100th Anniversary Celebration of Composer Milton Babbitt at Eastman School of Music
April 11, 2016
For Media Only: Rick Kessel (585-274-1052, email@example.com)
On Friday, April 29, 2016, the Eastman School of Music will host a colloquium and concert honoring the 100th anniversary of the birth of composer Milton Babbitt. Milton Babbitt (1916–2011) was one of the most extraordinary American composers and musical thinkers of the twentieth century. According to Professor of Theory Zachary Bernstein, “Babbitt was a composer of wit, passion, intelligence, and fierce originality; his music has attracted the attention of numerous performers and listeners interested in contemporary music and influenced at least three generations of composers.” Babbitt’s centennial provides a welcome opportunity for both celebration of and reflection on this provocative and unique musical figure, and Eastman’s performers and scholars will come together to honor and rejoice in his legacy.
A concert by OSSIA, Eastman’s student-led new music ensemble, at 7 p.m. in Hatch Recital Hall, will present four of Babbitt’s works. These include two deeply moving vocal works, Du and Two Sonnets, and two virtuosic brass pieces, Around the Horn and the rarely performed Fanfare for Double Brass Sextet. The concert will also feature music by three composers influenced by Babbitt: Andrew Mead, Robert Morris, and Matthew Barber. Mead is on the faculty of Indiana University; the latter two composers are well-known to the Eastman community, Morris as a long-time member of the composition faculty and Barber as a recent graduate of the DMA program.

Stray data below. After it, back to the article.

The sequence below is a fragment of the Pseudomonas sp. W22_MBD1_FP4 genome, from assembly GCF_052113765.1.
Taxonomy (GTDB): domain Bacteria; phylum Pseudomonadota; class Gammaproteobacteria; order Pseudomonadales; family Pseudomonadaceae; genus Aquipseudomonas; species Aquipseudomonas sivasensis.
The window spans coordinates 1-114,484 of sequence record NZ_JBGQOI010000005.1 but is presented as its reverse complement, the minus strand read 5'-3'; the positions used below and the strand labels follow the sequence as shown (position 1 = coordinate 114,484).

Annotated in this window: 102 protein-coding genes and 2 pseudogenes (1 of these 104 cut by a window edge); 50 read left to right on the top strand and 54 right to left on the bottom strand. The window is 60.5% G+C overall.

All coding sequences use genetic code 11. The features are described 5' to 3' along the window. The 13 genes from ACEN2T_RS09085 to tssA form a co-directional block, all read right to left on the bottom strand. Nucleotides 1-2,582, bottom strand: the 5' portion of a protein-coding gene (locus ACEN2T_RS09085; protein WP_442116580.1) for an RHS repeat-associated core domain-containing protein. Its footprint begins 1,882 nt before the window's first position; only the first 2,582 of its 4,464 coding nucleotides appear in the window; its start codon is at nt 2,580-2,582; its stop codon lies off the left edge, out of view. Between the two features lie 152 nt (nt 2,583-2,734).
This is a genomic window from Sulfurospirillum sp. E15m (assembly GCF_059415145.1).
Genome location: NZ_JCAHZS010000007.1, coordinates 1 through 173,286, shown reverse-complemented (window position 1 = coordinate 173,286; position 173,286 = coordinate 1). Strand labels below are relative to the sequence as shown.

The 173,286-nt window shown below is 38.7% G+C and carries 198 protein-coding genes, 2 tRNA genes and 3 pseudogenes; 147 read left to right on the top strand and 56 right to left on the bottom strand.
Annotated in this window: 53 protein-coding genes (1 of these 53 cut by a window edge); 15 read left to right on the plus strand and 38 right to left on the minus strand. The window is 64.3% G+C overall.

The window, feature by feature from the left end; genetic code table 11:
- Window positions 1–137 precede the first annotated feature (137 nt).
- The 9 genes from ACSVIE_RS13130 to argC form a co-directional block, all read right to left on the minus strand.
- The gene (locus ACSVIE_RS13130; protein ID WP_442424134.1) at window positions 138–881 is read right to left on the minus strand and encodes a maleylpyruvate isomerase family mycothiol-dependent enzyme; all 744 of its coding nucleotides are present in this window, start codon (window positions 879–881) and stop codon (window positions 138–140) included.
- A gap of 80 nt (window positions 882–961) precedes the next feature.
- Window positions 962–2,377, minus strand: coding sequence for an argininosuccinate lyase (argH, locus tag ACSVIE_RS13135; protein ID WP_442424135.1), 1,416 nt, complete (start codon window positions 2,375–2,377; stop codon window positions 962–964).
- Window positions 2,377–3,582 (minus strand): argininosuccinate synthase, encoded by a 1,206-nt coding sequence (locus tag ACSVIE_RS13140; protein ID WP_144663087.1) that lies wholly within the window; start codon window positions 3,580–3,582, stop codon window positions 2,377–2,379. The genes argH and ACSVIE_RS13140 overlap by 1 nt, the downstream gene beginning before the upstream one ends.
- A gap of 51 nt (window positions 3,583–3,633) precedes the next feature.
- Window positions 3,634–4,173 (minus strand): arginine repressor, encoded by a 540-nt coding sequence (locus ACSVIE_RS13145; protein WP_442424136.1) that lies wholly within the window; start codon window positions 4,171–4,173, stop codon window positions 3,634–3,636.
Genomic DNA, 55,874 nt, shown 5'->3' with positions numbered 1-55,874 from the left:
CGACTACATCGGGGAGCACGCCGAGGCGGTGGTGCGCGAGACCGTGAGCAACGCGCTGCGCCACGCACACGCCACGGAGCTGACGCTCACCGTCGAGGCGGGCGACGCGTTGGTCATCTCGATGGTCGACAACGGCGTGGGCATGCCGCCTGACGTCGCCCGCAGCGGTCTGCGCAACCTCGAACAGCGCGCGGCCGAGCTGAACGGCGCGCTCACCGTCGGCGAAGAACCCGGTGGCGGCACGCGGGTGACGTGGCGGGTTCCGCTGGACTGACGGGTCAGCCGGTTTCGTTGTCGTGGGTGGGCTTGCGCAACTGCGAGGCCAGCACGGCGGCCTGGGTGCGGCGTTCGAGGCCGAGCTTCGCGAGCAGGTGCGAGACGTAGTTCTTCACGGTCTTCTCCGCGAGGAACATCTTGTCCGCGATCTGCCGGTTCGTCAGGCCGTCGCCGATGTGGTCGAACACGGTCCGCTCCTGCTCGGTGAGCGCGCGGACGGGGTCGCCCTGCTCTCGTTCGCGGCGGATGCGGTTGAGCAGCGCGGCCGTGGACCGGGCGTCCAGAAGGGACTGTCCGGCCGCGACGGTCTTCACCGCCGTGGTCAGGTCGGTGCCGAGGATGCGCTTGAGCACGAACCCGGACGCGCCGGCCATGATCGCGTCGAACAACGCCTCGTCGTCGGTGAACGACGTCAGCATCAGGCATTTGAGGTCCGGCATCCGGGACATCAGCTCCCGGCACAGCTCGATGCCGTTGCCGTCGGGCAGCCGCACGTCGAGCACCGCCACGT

Earlier in the day, at 3:30 p.m. in ESM 305, three scholars of Babbitt’s music will discuss aspects of his music and legacy. Andrew Mead, author of An Introduction to the Music of Milton Babbitt, will present on Babbitt’s “Game of Tones,” investigating the sense of play his music embodies. Joseph N. Straus, of The Graduate Center of the City University of New York, will discuss Babbitt’s analytical work, which has become a basis for contemporary American music theory. Eastman’s Zachary Bernstein will explore the delightful and paradoxical sense of motion Babbitt’s music inspires in its listeners.
# # #